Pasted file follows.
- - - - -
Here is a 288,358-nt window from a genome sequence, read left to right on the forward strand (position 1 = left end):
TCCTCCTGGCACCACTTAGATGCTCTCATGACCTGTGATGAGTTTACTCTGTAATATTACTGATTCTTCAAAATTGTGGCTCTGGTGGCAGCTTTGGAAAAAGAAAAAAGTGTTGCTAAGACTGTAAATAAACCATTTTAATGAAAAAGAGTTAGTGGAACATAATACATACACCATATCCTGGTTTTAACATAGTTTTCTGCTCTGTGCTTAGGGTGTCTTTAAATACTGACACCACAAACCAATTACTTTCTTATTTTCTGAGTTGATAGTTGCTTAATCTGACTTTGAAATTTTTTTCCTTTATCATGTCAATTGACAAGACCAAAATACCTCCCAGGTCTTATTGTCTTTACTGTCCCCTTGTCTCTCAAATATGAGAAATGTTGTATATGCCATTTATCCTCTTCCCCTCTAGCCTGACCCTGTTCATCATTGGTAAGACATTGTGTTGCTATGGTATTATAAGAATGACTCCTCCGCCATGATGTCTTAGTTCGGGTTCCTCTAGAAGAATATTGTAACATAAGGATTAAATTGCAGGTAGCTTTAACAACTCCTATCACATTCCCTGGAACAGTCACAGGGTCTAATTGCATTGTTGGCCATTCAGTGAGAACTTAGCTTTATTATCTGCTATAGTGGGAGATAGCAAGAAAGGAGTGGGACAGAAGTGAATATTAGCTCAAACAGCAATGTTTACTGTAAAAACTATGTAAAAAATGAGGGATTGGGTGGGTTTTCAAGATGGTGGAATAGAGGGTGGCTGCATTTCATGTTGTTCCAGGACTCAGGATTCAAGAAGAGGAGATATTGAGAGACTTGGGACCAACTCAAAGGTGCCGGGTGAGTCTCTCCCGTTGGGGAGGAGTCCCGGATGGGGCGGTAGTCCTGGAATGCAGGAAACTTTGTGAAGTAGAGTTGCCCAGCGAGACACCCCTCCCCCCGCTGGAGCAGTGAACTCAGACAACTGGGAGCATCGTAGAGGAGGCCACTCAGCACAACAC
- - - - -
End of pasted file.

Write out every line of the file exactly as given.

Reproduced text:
Here is a 288,358-nt window from a genome sequence, read left to right on the forward strand (position 1 = left end):
TCCTCCTGGCACCACTTAGATGCTCTCATGACCTGTGATGAGTTTACTCTGTAATATTACTGATTCTTCAAAATTGTGGCTCTGGTGGCAGCTTTGGAAAAAGAAAAAAGTGTTGCTAAGACTGTAAATAAACCATTTTAATGAAAAAGAGTTAGTGGAACATAATACATACACCATATCCTGGTTTTAACATAGTTTTCTGCTCTGTGCTTAGGGTGTCTTTAAATACTGACACCACAAACCAATTACTTTCTTATTTTCTGAGTTGATAGTTGCTTAATCTGACTTTGAAATTTTTTTCCTTTATCATGTCAATTGACAAGACCAAAATACCTCCCAGGTCTTATTGTCTTTACTGTCCCCTTGTCTCTCAAATATGAGAAATGTTGTATATGCCATTTATCCTCTTCCCCTCTAGCCTGACCCTGTTCATCATTGGTAAGACATTGTGTTGCTATGGTATTATAAGAATGACTCCTCCGCCATGATGTCTTAGTTCGGGTTCCTCTAGAAGAATATTGTAACATAAGGATTAAATTGCAGGTAGCTTTAACAACTCCTATCACATTCCCTGGAACAGTCACAGGGTCTAATTGCATTGTTGGCCATTCAGTGAGAACTTAGCTTTATTATCTGCTATAGTGGGAGATAGCAAGAAAGGAGTGGGACAGAAGTGAATATTAGCTCAAACAGCAATGTTTACTGTAAAAACTATGTAAAAAATGAGGGATTGGGTGGGTTTTCAAGATGGTGGAATAGAGGGTGGCTGCATTTCATGTTGTTCCAGGACTCAGGATTCAAGAAGAGGAGATATTGAGAGACTTGGGACCAACTCAAAGGTGCCGGGTGAGTCTCTCCCGTTGGGGAGGAGTCCCGGATGGGGCGGTAGTCCTGGAATGCAGGAAACTTTGTGAAGTAGAGTTGCCCAGCGAGACACCCCTCCCCCCGCTGGAGCAGTGAACTCAGACAACTGGGAGCATCGTAGAGGAGGCCACTCAGCACAACAC